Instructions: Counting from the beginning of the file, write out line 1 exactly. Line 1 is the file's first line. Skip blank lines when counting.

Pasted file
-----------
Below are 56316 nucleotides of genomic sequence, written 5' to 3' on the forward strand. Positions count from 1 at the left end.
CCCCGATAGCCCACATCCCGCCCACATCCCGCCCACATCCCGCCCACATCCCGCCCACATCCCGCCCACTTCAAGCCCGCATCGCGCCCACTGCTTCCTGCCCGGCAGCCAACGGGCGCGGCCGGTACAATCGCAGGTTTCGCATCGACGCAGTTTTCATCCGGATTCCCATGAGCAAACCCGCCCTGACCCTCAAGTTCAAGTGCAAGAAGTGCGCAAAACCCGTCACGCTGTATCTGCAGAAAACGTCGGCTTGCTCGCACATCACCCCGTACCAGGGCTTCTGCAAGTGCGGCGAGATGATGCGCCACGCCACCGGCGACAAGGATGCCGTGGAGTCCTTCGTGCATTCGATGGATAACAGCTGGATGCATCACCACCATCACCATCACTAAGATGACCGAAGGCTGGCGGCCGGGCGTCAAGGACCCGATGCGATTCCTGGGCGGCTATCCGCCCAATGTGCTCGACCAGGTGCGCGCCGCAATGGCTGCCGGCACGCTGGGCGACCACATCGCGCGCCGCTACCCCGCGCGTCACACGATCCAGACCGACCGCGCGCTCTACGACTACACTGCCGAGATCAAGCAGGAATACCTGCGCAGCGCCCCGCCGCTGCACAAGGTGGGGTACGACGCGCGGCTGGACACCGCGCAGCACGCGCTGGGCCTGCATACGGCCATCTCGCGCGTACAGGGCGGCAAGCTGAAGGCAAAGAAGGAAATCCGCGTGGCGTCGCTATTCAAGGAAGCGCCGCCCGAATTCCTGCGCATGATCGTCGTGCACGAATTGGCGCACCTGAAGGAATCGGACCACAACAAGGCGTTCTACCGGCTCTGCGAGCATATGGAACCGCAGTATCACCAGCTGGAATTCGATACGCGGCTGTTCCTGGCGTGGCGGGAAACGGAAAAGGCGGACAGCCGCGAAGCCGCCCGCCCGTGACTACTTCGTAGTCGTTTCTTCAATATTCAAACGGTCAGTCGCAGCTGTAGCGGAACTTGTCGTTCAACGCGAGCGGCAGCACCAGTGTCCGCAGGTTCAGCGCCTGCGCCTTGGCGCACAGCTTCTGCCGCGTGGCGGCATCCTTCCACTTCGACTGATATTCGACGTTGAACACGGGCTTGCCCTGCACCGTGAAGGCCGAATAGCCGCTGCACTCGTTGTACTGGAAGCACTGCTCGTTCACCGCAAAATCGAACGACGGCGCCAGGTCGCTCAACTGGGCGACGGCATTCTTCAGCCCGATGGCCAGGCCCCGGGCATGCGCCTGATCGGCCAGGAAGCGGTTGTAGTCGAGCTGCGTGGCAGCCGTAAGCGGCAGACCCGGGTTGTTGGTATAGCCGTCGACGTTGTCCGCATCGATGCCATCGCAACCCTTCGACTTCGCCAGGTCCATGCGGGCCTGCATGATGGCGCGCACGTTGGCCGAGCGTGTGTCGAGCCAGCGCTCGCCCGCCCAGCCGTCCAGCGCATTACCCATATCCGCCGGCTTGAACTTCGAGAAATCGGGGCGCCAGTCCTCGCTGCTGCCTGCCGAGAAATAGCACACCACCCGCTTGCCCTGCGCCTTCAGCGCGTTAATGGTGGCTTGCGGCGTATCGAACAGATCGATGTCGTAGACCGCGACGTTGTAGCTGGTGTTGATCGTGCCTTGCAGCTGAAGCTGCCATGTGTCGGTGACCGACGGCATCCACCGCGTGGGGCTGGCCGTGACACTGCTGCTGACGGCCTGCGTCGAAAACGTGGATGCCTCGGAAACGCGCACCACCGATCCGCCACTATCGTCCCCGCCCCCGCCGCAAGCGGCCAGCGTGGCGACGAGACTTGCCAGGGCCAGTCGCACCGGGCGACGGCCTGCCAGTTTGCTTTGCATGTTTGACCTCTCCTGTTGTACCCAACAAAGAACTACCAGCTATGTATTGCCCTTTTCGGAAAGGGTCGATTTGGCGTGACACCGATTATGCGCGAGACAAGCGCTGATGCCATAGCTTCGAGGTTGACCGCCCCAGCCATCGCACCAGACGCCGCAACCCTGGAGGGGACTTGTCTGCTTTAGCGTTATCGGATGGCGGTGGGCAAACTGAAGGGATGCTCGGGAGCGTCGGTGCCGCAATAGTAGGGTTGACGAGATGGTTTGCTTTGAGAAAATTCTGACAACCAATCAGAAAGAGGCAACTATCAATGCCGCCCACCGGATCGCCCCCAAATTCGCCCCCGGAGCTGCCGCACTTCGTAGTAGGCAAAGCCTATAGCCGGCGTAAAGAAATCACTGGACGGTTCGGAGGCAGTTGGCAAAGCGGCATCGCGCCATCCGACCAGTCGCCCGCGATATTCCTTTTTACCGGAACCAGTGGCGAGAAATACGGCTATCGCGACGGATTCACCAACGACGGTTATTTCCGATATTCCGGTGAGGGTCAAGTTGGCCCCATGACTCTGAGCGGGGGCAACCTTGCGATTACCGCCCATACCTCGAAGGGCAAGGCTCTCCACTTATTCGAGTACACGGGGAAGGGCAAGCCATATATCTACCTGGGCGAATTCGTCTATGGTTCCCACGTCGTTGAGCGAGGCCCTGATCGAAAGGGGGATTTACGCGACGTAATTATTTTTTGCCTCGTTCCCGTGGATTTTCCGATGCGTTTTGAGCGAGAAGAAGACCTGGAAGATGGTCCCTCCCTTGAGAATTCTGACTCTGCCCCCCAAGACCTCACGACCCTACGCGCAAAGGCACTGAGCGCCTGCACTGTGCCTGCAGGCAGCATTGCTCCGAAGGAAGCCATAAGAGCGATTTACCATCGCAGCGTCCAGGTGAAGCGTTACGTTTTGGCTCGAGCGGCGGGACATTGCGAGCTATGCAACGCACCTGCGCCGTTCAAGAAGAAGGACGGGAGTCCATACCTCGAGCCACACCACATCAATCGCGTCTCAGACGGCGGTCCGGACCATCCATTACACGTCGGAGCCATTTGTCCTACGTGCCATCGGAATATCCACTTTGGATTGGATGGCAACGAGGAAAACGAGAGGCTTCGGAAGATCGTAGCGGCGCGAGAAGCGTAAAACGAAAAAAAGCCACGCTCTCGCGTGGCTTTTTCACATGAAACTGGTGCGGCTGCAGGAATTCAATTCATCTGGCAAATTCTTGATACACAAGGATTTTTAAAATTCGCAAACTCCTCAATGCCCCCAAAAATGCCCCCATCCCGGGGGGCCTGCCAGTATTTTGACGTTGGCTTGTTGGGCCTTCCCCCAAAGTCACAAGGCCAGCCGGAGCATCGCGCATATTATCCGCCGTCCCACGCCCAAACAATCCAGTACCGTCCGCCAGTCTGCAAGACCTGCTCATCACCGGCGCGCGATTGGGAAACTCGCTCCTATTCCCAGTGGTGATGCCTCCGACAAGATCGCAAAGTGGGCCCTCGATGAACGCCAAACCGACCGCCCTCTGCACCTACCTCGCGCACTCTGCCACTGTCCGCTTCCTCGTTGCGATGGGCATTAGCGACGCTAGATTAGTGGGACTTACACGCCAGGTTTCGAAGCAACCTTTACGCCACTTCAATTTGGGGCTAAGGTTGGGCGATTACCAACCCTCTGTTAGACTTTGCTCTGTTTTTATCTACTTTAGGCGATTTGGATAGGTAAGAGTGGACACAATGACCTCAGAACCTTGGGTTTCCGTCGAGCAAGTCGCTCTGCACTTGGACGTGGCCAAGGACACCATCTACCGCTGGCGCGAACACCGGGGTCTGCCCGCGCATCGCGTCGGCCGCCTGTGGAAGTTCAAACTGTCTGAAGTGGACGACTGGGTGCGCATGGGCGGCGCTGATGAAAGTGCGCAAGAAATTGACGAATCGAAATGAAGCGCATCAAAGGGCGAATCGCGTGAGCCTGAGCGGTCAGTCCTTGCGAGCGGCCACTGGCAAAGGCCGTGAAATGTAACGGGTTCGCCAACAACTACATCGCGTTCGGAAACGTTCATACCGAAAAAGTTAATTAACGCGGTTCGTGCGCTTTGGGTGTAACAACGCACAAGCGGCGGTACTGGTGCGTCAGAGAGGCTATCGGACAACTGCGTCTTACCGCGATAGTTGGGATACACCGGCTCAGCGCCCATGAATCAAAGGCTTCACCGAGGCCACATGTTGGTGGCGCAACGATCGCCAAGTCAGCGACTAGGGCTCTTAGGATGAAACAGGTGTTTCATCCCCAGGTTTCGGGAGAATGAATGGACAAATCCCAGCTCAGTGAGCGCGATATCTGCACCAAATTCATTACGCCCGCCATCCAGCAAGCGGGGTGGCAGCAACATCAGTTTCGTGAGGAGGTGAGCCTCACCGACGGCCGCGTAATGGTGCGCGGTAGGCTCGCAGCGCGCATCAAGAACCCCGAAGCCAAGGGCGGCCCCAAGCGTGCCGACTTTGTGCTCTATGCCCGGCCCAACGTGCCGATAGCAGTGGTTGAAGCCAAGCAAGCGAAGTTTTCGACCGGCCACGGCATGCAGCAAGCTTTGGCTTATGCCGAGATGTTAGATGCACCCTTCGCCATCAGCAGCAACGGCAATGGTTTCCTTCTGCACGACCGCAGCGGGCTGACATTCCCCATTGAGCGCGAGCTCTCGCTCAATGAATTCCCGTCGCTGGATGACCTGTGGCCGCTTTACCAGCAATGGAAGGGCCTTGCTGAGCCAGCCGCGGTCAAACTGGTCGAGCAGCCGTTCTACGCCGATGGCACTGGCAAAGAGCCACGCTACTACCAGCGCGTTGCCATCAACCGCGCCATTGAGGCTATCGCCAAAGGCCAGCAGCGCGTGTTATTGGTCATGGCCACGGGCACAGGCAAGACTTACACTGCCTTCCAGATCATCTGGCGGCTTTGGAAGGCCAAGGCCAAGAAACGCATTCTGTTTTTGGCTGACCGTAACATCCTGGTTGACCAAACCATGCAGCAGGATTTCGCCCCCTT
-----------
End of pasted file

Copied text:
Below are 56316 nucleotides of genomic sequence, written 5' to 3' on the forward strand. Positions count from 1 at the left end.